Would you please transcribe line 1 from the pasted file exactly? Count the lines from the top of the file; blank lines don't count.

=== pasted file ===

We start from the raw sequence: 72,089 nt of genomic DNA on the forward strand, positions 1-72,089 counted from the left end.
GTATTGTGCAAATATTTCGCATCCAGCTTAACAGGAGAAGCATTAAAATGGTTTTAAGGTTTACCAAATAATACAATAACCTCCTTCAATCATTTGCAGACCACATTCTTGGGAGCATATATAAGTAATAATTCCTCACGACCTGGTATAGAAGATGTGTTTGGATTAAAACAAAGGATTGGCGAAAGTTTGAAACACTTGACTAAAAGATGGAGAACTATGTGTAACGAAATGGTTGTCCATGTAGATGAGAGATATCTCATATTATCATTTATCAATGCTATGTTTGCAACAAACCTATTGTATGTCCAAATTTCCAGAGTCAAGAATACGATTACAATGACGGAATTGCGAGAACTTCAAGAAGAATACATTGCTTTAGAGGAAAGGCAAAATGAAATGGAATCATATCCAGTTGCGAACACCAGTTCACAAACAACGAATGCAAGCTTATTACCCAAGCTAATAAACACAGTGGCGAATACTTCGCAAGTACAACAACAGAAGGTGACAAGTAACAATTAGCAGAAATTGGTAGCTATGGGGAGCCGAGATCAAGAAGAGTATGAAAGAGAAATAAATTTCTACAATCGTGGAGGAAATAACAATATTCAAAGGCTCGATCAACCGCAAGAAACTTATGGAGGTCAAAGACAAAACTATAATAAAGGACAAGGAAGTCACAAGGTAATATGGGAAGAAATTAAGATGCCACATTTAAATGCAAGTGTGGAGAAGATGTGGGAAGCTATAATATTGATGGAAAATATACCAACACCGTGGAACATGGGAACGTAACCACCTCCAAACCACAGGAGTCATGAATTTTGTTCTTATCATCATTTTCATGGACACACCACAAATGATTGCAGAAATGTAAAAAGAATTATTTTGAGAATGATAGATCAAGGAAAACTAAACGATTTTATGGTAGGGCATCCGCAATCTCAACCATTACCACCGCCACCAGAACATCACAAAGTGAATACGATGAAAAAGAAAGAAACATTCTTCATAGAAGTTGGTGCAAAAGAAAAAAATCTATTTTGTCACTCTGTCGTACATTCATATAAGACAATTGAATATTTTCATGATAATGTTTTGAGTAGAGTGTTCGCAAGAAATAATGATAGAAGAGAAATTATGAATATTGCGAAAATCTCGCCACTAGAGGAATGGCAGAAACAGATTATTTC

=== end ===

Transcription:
We start from the raw sequence: 72,089 nt of genomic DNA on the forward strand, positions 1-72,089 counted from the left end.